What’s Cooking at Wachusett Brewing Company?
Founded in 1993, Wachusett Brewing Company is the second largest packaging brewery in Massachusetts. Harpoon Brewery in Boston is the biggest, and Boston Beer Works — the company that produces Samuel Adams — does not package its products in Massachusetts. Wachusett is a town-centric brewery that packages over 250,000 cases each year, with nearly all of it being distributed in Massachusetts (and they prefer it that way).
Trying to find Wachusett beer is not an easy task. They have always stuck to their roots in the Northeast, more specifically in Massachusetts, where 99% of their product is sold. Luckily, my beer store here in South Jersey grabbed some of their Octoberfest and Winter Ale. Both were a real treat.
I recently caught up with Dave Howard (Howie), head brewer at Wachusett, to get the inside scoop on everything from how Wachusett has survived all these years to the current hop shortage and the 2009 Hometown Brewer Series.
Howie first started working with Wachusett in April, 1995 and has been a vital part of their success ever since. He spent many of his days in Portland, ME and could often be found at Gritty McDuff’s. When he decided that he wanted to hone his home brew skills (and actually use his closets for something other than fermenting buckets), he contacted Kevin Buckler and later that fall, was volunteering at the brewery filling growlers.
Fed up with corporate America and extremely interested in the science of brewing beer, Howie took immediately to the engineering focus that has made Wachusett so special. Although he admittedly took a pay cut, he was happy with his choice and for once in his life, looked forward to going to work.
The unique entrepreneurial spirit and ingenuity on which Wachusett was founded, is still alive and well. Howie recalls a story from a few years ago where Kevin somehow got his hands on an old bottling line from Pennsylvania. He was amazed at how quickly it was up and running as if it were always there. In fact, it is this Yankee ingenuity that has helped Wachusett do so much with so little. They’ve custom-designed and built a $50K mash tun for right around $8K, converting it from an old shrimp processing kettle. They also have a 120 barrel copper brewery originally from Germany up the street from their main location and hope to get that up and running within the next few years as they continue to expand brewing operations.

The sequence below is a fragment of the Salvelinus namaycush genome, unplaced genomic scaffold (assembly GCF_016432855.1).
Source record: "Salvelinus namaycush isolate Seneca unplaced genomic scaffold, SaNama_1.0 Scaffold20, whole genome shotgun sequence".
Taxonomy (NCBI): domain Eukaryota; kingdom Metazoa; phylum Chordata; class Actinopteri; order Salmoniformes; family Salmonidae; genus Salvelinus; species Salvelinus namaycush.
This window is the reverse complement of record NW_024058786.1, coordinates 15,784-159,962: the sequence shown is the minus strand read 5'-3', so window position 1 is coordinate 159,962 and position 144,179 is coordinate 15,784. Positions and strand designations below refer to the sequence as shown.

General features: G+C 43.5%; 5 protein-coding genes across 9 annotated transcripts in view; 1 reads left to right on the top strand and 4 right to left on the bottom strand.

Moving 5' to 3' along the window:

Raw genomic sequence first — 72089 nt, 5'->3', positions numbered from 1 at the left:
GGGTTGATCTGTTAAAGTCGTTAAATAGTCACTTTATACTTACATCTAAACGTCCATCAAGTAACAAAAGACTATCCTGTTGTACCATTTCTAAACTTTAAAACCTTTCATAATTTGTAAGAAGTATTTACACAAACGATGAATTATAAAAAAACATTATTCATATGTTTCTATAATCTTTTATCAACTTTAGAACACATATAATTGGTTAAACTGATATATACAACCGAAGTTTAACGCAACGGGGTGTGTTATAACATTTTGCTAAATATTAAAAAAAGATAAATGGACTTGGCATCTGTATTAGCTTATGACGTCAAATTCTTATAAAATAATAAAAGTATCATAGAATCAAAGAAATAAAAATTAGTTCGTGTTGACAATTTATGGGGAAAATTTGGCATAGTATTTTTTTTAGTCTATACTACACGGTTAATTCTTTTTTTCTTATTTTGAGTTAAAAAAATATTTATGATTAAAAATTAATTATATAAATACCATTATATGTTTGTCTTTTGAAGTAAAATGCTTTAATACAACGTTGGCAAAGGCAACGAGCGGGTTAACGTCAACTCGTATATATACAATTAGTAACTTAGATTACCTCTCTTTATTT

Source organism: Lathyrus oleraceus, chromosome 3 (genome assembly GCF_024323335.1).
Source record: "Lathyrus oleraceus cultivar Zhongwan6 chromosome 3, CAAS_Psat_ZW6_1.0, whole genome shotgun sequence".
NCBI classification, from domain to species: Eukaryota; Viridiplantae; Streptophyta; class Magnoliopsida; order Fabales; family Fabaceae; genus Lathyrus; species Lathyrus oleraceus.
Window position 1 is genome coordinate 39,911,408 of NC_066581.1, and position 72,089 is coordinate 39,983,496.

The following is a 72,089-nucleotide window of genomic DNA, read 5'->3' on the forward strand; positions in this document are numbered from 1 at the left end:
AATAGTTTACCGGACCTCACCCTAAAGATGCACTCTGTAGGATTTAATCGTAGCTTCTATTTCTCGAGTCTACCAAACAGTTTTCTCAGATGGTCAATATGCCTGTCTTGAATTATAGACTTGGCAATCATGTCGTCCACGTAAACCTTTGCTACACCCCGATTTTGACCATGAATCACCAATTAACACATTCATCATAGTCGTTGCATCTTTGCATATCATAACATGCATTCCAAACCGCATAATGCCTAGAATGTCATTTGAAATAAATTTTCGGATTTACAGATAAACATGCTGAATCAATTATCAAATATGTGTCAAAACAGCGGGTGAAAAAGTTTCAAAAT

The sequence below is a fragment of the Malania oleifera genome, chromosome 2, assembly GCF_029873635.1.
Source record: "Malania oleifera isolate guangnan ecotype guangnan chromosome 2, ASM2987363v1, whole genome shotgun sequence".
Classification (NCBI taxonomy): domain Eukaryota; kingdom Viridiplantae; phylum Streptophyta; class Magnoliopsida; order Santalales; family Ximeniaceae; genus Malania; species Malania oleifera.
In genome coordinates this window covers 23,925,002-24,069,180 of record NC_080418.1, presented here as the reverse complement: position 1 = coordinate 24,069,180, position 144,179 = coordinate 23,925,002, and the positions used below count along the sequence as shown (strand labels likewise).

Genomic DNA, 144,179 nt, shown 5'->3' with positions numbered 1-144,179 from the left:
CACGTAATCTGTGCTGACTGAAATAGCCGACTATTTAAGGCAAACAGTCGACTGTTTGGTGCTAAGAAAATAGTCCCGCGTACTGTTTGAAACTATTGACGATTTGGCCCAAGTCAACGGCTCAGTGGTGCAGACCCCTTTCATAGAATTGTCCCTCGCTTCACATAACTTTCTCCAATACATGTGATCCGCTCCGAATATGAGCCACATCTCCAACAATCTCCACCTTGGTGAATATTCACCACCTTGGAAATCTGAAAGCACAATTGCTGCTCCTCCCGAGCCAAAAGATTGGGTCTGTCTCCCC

Howie has always tried to design beers that he likes to drink. For the most part, he keeps it simple and because he does not do small test batches, he sticks to traditional styles and flavors so there is very little waste. Howie admits that after so many years of doing it this way, he knows what will work and what is more of a gamble. His past successes, like Wachusett’s flagship Blueberry wheat beer, have afforded him the ability to have complete control over designing new beers.
Some recent variations include everything from a vanilla porter, to a wet-hopped Cascade ale and even some unfiltered cask beers. He loves using oak spirals too because they can give you a complex oak taste in just a few short weeks. Howie also talked about the possibility of doing their Octoberfest as a lager this year. We will keep our fingers crossed on this one.
With so many horror stories about finding hops last year, Wachusett has been pretty fortunate when it comes to the hop shortage in America. Howie’s strong relationships with hop producers has proven to be worthwhile. And although the prices have spiked, so far Howie has been lucky enough to get the quantities he needs to keep Wachusett busy. His secret: getting his order in quickly for the entire year. He also added that it is a good idea to have backup styles in the event you cannot get enough of a hop variety to brew a particular style.
During my interview with Howie, I also learned that 2009 marks the 250th Anniversary of Westminster, home to Wachusett Brewing Company, and was the original inspiration for their Hometown Brewery Series that began appearing in late 2008. It is Wachusett’s “payback” to the people and the community that have been so important to their growth and success. You can find these limited draft-only beers at one of their largest accounts, Wachusett Ski Mountain, or if you are lucky enough, at your local bistro or beer bar. Did I mention it helps to live in Massachusetts? Finally, Howie mentioned that as of last week, they began releasing new sampler packs. You have to check the box labels to see what is included, but the plan is to continue with new variety packs throughout 2009.
TheFullPint.com would like to thank Howie for his time and wachusett brewing company for being a member of the Full Pint
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April 4, 2009 @ 11:08 am
HOW MUCH HOT WATER DO YOU USE WHEN MAKING A BATCH OF BREW OR DO YOU USE COLD WATER TO MAKE THE INITIAL MIX. I GUESS MY QUESTION IS DO YOU USE COLD WATER OR HOT WATER. IS THIS WATER TOWN WATER OR WELL WATER. JUST CURIOUS FROM GARDNER MASS.